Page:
At last night's Homer City Council meeting, Homer's COVID Incident Command Team delivered their regular report to the Council. Christine Anderson, representing South Peninsula Hospital, spoke of five COVID patient admissions to SPH over the last two weeks, ten COVID-related emergency room visits over the last two weeks and, she said, about 20 clinic visits from COVID positive patients.
"We do have COVID specific treatments such as the Remdesivir and we also have that new outpatient infusion medicine, the short name is BAM, Bamlanivimab. It's been very effective and we're happy to have those doses available," Anderson said.
As of last night's meeting, the hospital has 13 staff members out of work with the virus and another 15 currently quarantining at home with symptoms. The hospital conducted 106 tests a day over the last seven days with a 9% positivity rate, up from 8 % for the previous seven days. So far, Anderson says, they have bed space and resources they need to treat patients effectively as case numbers continue to grow. Homer Mayor Ken Castner cited SPH's testing data to point out a significant statistic.
"Castner: How I read this report, I'm seeing PCR positives, there's 284. Are those new positives that we've had since the beginning of keeping track of Homer Testing?
Castner: And so, is it true to say that one third of that number happened last week."
Mayor Castner's math checks out. Almost one third of the total positive test results over the last eight months at South Peninsula Hospital were reported in the last 7 days.
Nurse Lorne Carroll's report to the Council concentrated on contact tracing and vaccine delivery. On Monday, State Chief Medical Officer Dr. Anne Zink announced that the State could receive it's first doses of COVID vaccine by the end of the year. Nurse Carroll said the local public health department is preparing for that day, but reminded the Council that as of today, there is no vaccine available for COVID in Alaska.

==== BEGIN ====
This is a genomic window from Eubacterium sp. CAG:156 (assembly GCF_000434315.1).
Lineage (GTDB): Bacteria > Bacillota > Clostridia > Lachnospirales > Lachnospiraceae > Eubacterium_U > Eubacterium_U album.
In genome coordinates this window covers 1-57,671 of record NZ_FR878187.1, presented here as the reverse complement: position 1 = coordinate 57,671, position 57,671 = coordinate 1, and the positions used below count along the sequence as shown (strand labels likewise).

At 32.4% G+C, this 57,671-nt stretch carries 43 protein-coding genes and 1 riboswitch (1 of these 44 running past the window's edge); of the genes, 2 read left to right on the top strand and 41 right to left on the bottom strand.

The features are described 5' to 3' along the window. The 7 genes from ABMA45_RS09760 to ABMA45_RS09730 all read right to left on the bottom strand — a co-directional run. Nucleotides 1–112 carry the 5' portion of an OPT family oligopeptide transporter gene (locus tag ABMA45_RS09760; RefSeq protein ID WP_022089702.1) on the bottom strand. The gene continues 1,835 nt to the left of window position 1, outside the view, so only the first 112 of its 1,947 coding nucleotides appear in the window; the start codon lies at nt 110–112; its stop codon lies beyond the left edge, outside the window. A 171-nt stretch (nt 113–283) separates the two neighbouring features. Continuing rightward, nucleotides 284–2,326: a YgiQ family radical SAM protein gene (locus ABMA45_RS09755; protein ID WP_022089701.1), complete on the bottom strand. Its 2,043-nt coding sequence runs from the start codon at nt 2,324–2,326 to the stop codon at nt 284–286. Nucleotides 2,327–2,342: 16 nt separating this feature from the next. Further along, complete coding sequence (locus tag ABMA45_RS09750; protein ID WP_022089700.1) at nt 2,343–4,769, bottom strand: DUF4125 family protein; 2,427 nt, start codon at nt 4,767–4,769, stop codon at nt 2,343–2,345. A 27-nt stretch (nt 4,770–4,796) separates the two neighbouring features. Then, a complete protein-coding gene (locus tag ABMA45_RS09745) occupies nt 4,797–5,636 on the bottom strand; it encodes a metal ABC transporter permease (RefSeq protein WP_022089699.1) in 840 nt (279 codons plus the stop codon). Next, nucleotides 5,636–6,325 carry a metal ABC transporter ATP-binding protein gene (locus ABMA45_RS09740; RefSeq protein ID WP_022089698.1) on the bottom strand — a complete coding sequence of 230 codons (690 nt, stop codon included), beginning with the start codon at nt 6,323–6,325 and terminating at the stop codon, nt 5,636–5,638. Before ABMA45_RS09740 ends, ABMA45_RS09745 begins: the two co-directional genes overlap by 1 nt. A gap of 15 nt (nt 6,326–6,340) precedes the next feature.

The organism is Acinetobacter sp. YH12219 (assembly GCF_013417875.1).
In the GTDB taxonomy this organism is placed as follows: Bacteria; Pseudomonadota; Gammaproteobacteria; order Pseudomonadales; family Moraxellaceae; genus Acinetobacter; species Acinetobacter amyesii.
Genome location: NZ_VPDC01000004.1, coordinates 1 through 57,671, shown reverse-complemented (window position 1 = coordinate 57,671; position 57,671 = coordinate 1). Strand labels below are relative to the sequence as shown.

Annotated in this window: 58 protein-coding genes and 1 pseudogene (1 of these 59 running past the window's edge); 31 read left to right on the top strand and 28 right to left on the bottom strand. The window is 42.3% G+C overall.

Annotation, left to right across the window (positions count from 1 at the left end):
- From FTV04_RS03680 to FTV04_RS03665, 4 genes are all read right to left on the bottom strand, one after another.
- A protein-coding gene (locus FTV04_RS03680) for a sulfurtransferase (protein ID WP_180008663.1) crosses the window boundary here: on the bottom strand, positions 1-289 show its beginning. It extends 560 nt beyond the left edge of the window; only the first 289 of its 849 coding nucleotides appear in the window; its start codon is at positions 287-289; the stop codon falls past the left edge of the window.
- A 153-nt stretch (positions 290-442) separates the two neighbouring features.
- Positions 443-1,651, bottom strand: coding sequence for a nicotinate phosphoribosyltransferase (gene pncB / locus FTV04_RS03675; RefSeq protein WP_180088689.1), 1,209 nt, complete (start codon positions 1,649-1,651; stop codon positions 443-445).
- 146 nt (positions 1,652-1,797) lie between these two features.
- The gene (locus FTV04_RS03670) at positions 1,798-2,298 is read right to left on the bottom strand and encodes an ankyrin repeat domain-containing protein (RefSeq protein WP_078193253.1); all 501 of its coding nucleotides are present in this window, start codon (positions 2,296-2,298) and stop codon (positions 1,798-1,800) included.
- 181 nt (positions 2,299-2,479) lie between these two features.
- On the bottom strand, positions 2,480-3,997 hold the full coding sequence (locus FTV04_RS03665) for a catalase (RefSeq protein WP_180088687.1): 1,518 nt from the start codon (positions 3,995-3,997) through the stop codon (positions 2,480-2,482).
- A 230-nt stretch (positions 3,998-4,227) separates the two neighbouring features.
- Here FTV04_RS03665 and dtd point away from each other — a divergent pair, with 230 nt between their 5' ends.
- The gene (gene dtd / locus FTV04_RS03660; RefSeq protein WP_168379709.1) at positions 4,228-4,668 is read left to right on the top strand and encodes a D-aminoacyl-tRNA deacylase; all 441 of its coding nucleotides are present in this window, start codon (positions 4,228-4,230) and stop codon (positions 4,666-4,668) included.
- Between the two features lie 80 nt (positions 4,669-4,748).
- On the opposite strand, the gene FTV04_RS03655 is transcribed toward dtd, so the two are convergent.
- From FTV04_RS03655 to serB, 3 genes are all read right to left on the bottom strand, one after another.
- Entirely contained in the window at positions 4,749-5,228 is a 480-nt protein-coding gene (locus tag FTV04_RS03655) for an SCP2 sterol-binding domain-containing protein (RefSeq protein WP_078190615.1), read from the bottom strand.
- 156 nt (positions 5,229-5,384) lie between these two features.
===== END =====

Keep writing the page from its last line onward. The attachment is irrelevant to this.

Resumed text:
" The major unknown at this point is when COVID vaccine will be available for anyone and when it will be available on the Southern Kenai Peninsula," said Nurse Carroll.
Rapidly escalating numbers of positive cases mean that contract tracing is becoming increasingly difficult. The State is now seeing 500 to 700 positive cases per day and they're relying on people who have tested positive to assist by notifying their own contacts. There are currently 351 contact tracers in the State. 90 of them are public health nurses. Nurse Carroll says there is no way that contract tracers can keep up with the rising number of cases, so they're focusing their efforts on the contacts of long term care patients and tracing large gatherings.
"When you go get a test at a medical home or a hospital, when it pops up positive, you need to go home and do a couple things. One is, go home and isolate yourself. And that's at least 10 days beyond the date of your specimen that turned up positive for COVID. Number 2 is figure out who your contacts are and call them up and say - I turned up positive and you need to stay home for 14 days beyond the last time that we were in contact," Nurse Carroll said.
All the Incident Command Team members stressed the importance of wearing a mask when interacting with others and of limiting Thanksgiving celebrations to family groups. Homer Fire and EMS Chief Mark Kirko said the City has a good stock of protective wear but they're about to make a new order to plan for the new year.
"We're going to kind of take a look at our numbers and make sure we have anything we nbeed, and I want to invite any of our partners out there to contact me if you do have needs and I will try to get things through the State as quickly as I can, you know, as far as PPE," Chief Kirko said.
South Peninsula Hospital continues to offer free, daily COVID testing from 9 a.m. to 4 p.m. at their drive-up facility at 4201 Bartlett Street. On Thursday, Thanksgiving Day, They'll be testing from 9 a.m. to 1 p.m. Call to let them know you're coming in for a test at 235-0235.